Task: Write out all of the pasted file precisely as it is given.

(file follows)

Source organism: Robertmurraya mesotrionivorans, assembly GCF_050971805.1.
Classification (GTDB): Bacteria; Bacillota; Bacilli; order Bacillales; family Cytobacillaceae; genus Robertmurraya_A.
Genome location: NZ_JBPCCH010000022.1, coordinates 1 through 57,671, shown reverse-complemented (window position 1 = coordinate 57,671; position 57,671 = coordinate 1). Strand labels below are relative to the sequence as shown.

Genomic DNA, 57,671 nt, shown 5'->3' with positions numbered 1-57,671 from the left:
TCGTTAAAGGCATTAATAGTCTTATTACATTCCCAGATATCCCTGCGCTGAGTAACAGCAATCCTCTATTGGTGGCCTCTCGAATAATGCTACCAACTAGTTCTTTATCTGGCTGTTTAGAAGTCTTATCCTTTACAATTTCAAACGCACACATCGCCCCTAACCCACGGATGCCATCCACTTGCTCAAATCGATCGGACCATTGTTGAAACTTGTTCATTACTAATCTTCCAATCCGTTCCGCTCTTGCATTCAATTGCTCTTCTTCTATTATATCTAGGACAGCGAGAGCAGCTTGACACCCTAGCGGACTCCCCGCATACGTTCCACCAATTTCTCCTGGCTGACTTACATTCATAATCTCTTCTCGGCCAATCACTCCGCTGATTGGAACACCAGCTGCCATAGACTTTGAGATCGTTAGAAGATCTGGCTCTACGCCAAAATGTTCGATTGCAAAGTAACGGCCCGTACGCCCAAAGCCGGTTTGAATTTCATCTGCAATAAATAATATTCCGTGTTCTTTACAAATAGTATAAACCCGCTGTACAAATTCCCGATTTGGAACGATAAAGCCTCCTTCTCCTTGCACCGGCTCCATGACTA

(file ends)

Source organism: Robertmurraya mesotrionivorans, assembly GCF_050971805.1.
Classification (GTDB): Bacteria; Bacillota; Bacilli; order Bacillales; family Cytobacillaceae; genus Robertmurraya_A.
Genome location: NZ_JBPCCH010000022.1, coordinates 1 through 57,671, shown reverse-complemented (window position 1 = coordinate 57,671; position 57,671 = coordinate 1). Strand labels below are relative to the sequence as shown.

Genomic DNA, 57,671 nt, shown 5'->3' with positions numbered 1-57,671 from the left:
TCGTTAAAGGCATTAATAGTCTTATTACATTCCCAGATATCCCTGCGCTGAGTAACAGCAATCCTCTATTGGTGGCCTCTCGAATAATGCTACCAACTAGTTCTTTATCTGGCTGTTTAGAAGTCTTATCCTTTACAATTTCAAACGCACACATCGCCCCTAACCCACGGATGCCATCCACTTGCTCAAATCGATCGGACCATTGTTGAAACTTGTTCATTACTAATCTTCCAATCCGTTCCGCTCTTGCATTCAATTGCTCTTCTTCTATTATATCTAGGACAGCGAGAGCAGCTTGACACCCTAGCGGACTCCCCGCATACGTTCCACCAATTTCTCCTGGCTGACTTACATTCATAATCTCTTCTCGGCCAATCACTCCGCTGATTGGAACACCAGCTGCCATAGACTTTGAGATCGTTAGAAGATCTGGCTCTACGCCAAAATGTTCGATTGCAAAGTAACGGCCCGTACGCCCAAAGCCGGTTTGAATTTCATCTGCAATAAATAATATTCCGTGTTCTTTACAAATAGTATAAACCCGCTGTACAAATTCCCGATTTGGAACGATAAAGCCTCCTTCTCCTTGCACCGGCTCCATGACTA